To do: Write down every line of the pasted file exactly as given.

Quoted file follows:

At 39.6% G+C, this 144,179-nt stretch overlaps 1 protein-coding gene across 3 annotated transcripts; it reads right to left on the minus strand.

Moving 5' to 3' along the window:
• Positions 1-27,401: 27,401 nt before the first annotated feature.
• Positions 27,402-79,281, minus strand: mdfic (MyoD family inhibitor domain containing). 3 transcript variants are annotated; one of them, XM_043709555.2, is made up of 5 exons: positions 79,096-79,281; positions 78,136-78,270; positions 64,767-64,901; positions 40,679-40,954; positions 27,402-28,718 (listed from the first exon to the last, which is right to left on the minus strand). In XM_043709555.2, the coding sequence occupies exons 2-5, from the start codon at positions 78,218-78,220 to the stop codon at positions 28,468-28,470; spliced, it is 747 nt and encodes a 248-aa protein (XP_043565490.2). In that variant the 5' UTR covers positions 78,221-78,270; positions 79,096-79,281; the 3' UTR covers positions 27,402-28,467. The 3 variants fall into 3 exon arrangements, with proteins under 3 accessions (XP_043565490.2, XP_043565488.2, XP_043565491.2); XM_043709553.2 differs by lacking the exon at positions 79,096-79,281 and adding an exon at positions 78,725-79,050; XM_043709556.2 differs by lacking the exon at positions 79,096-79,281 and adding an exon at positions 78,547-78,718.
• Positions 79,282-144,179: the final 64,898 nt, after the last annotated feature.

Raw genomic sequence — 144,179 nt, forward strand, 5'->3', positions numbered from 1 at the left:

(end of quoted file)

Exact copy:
At 39.6% G+C, this 144,179-nt stretch overlaps 1 protein-coding gene across 3 annotated transcripts; it reads right to left on the minus strand.

Moving 5' to 3' along the window:
• Positions 1-27,401: 27,401 nt before the first annotated feature.
• Positions 27,402-79,281, minus strand: mdfic (MyoD family inhibitor domain containing). 3 transcript variants are annotated; one of them, XM_043709555.2, is made up of 5 exons: positions 79,096-79,281; positions 78,136-78,270; positions 64,767-64,901; positions 40,679-40,954; positions 27,402-28,718 (listed from the first exon to the last, which is right to left on the minus strand). In XM_043709555.2, the coding sequence occupies exons 2-5, from the start codon at positions 78,218-78,220 to the stop codon at positions 28,468-28,470; spliced, it is 747 nt and encodes a 248-aa protein (XP_043565490.2). In that variant the 5' UTR covers positions 78,221-78,270; positions 79,096-79,281; the 3' UTR covers positions 27,402-28,467. The 3 variants fall into 3 exon arrangements, with proteins under 3 accessions (XP_043565490.2, XP_043565488.2, XP_043565491.2); XM_043709553.2 differs by lacking the exon at positions 79,096-79,281 and adding an exon at positions 78,725-79,050; XM_043709556.2 differs by lacking the exon at positions 79,096-79,281 and adding an exon at positions 78,547-78,718.
• Positions 79,282-144,179: the final 64,898 nt, after the last annotated feature.

Raw genomic sequence — 144,179 nt, forward strand, 5'->3', positions numbered from 1 at the left: